In the wake of On the Media‘s Sisyphean effort to debunk the charge that NPR’s news coverage has a liberal bias, Morning Edition co-host Steve Inskeep ventured into the lion’s den – the Wall Street Journal op-ed page – to attempt the same.
Inskeep’s summary of NPR’s current image problem:
A video editor created a faux organization, set up a meeting, and secretly recorded the bone-headed remarks of an NPR executive. The editor, activist James O’Keefe, spliced together clips to suggest that NPR was prepared to take money from an Islamist group allegedly founded by members of the “Muslim Brotherhood in America.”
Emails show that NPR refused the money, and the conservative website The Blaze discovered that the executive’s remarks were repeatedly lifted out of context. Nevertheless, the executive and his CEO were dismissed.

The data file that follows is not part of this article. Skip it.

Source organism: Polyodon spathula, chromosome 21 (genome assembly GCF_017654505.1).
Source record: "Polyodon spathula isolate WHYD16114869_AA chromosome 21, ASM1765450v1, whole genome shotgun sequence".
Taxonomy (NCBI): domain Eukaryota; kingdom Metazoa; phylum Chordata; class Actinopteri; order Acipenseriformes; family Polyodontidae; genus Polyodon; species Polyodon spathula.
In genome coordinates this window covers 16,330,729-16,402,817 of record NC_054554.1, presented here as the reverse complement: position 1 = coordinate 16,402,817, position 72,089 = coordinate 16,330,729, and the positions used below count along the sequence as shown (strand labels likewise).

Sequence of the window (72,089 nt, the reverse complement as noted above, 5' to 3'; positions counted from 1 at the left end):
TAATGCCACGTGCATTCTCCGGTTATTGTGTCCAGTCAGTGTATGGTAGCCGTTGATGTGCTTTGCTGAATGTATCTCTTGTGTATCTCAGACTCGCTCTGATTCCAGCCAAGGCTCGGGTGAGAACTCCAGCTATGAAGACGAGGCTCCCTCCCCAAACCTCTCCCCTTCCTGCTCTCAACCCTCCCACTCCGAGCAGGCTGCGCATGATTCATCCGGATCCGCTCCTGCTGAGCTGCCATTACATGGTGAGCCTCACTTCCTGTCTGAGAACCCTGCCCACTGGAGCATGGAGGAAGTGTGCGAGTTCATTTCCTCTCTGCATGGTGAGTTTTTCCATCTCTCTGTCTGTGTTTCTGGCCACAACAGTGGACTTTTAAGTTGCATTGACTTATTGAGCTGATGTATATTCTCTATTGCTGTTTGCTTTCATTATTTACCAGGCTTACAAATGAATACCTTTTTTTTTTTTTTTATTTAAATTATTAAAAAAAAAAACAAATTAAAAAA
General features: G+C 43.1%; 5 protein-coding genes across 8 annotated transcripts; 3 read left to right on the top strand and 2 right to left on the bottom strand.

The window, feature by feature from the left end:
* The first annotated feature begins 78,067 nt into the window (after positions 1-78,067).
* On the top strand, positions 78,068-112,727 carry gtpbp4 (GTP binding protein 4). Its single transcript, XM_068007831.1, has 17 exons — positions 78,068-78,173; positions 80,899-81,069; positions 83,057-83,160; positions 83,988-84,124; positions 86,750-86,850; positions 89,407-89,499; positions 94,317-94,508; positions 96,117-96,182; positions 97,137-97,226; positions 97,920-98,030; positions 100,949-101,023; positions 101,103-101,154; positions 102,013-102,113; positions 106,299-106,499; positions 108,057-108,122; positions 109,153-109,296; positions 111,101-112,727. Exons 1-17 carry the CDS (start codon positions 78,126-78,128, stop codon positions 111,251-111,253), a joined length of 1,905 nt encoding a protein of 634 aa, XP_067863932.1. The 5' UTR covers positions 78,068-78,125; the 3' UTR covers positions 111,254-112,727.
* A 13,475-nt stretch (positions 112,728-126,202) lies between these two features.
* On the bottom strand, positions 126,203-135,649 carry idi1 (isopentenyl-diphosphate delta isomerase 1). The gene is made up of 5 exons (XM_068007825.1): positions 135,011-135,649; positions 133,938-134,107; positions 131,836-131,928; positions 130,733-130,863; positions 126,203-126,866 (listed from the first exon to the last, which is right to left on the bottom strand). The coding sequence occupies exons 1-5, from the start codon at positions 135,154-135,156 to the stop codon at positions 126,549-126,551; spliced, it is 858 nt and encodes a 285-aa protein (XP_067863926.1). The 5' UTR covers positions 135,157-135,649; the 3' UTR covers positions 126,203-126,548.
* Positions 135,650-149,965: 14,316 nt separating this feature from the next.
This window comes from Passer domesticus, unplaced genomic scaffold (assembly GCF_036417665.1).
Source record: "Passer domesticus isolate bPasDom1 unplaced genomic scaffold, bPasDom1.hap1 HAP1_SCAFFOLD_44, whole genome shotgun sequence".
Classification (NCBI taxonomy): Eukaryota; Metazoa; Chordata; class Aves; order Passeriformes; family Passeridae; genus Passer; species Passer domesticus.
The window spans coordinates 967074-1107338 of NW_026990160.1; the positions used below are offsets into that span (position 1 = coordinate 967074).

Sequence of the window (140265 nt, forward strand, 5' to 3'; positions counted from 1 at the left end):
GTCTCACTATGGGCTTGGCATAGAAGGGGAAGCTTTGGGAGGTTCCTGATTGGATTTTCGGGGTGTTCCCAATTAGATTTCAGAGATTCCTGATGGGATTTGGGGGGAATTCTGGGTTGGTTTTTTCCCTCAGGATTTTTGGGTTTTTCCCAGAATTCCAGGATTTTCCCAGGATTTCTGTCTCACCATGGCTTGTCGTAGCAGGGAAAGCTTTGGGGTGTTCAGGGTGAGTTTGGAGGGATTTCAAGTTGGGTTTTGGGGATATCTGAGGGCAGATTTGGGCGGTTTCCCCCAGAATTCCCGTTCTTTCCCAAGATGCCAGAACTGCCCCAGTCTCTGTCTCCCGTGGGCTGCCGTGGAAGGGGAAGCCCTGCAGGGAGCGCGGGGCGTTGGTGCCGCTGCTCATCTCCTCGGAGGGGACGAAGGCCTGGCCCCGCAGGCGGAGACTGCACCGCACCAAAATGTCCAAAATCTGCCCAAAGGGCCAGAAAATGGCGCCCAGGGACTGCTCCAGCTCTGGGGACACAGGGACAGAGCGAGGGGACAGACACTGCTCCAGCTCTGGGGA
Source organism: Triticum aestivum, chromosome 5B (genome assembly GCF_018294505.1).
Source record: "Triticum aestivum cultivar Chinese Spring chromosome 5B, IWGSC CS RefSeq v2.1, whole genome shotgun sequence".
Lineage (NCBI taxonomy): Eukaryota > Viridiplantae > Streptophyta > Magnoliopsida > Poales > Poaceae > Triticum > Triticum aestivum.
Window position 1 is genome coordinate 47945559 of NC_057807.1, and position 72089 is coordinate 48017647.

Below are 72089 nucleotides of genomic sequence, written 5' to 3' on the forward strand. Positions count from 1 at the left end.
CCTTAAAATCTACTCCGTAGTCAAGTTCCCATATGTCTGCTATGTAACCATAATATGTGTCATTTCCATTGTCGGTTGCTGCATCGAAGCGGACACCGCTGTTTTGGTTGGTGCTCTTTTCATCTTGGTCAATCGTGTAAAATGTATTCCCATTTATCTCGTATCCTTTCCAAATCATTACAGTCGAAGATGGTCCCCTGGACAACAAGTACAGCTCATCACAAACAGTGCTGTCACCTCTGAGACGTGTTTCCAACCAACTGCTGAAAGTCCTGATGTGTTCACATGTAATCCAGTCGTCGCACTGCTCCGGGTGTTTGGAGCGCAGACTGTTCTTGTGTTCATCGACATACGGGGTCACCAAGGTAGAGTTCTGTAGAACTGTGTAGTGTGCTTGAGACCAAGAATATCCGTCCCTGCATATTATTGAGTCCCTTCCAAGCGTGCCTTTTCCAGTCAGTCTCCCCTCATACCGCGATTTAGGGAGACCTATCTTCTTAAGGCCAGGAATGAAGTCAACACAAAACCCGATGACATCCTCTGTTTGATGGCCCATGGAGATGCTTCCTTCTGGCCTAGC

[L]et’s consider the fundamental question: the accusation of “liberal bias” at NPR, which drives many critics calling to eliminate its federal funding. It’s not my job as a reporter to address the funding question. But I can point out that the recent tempests over “perceived bias” have nothing to do with what NPR puts on the air.
The facts show that NPR attracts a politically diverse audience of 33.7 million weekly listeners to its member stations on-air. In surveys by GfK MRI, most listeners consistently identify themselves as “middle of the road” or “conservative.” Millions of conservatives choose NPR, even with powerful conservative alternatives on the radio.
Beyond that, Inskeep says, he’s met a bunch of people – American soldiers in Iraq, Republican lawmakers, regular folk in America’s heartland, even (yikes) Sarah Palindrones – who listen to NPR.
So what’s the problem?
Well, for starters, does having conservative listeners mean by definition NPR’s content is not liberal?
Don’t some liberals watch Bill O’Reilly just to make sure they still hate him?
Something tells me NPR’s critics are not yet convinced by NPR’s defense.